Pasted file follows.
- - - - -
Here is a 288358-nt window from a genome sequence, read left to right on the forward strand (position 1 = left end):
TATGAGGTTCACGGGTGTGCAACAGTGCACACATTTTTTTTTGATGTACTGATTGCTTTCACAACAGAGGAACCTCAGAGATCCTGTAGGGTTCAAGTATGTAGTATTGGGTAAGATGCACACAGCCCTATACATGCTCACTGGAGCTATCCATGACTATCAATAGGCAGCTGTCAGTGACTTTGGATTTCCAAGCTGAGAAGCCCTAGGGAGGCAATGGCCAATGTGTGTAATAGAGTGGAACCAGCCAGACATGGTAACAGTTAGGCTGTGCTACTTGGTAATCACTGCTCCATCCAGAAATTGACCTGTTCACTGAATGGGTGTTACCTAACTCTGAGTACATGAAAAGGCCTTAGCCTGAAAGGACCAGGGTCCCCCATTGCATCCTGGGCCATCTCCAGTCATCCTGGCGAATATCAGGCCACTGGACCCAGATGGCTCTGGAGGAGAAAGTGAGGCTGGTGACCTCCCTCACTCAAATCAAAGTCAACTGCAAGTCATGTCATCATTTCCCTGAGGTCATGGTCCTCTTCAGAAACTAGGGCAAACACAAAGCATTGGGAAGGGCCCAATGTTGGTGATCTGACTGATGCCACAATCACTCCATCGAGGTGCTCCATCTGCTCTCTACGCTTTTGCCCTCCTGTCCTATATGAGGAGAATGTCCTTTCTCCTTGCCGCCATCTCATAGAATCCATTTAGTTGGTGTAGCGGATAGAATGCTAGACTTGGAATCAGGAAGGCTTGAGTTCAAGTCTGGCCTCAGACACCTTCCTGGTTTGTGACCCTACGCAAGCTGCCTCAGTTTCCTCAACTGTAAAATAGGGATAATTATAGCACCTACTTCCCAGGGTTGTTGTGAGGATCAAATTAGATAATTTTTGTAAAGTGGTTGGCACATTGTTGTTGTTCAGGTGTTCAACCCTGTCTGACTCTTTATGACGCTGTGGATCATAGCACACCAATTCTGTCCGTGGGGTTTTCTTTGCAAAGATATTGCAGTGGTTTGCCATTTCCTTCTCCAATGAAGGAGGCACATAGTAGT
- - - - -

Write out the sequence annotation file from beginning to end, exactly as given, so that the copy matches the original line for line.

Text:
Here is a 288358-nt window from a genome sequence, read left to right on the forward strand (position 1 = left end):
TATGAGGTTCACGGGTGTGCAACAGTGCACACATTTTTTTTTGATGTACTGATTGCTTTCACAACAGAGGAACCTCAGAGATCCTGTAGGGTTCAAGTATGTAGTATTGGGTAAGATGCACACAGCCCTATACATGCTCACTGGAGCTATCCATGACTATCAATAGGCAGCTGTCAGTGACTTTGGATTTCCAAGCTGAGAAGCCCTAGGGAGGCAATGGCCAATGTGTGTAATAGAGTGGAACCAGCCAGACATGGTAACAGTTAGGCTGTGCTACTTGGTAATCACTGCTCCATCCAGAAATTGACCTGTTCACTGAATGGGTGTTACCTAACTCTGAGTACATGAAAAGGCCTTAGCCTGAAAGGACCAGGGTCCCCCATTGCATCCTGGGCCATCTCCAGTCATCCTGGCGAATATCAGGCCACTGGACCCAGATGGCTCTGGAGGAGAAAGTGAGGCTGGTGACCTCCCTCACTCAAATCAAAGTCAACTGCAAGTCATGTCATCATTTCCCTGAGGTCATGGTCCTCTTCAGAAACTAGGGCAAACACAAAGCATTGGGAAGGGCCCAATGTTGGTGATCTGACTGATGCCACAATCACTCCATCGAGGTGCTCCATCTGCTCTCTACGCTTTTGCCCTCCTGTCCTATATGAGGAGAATGTCCTTTCTCCTTGCCGCCATCTCATAGAATCCATTTAGTTGGTGTAGCGGATAGAATGCTAGACTTGGAATCAGGAAGGCTTGAGTTCAAGTCTGGCCTCAGACACCTTCCTGGTTTGTGACCCTACGCAAGCTGCCTCAGTTTCCTCAACTGTAAAATAGGGATAATTATAGCACCTACTTCCCAGGGTTGTTGTGAGGATCAAATTAGATAATTTTTGTAAAGTGGTTGGCACATTGTTGTTGTTCAGGTGTTCAACCCTGTCTGACTCTTTATGACGCTGTGGATCATAGCACACCAATTCTGTCCGTGGGGTTTTCTTTGCAAAGATATTGCAGTGGTTTGCCATTTCCTTCTCCAATGAAGGAGGCACATAGTAGT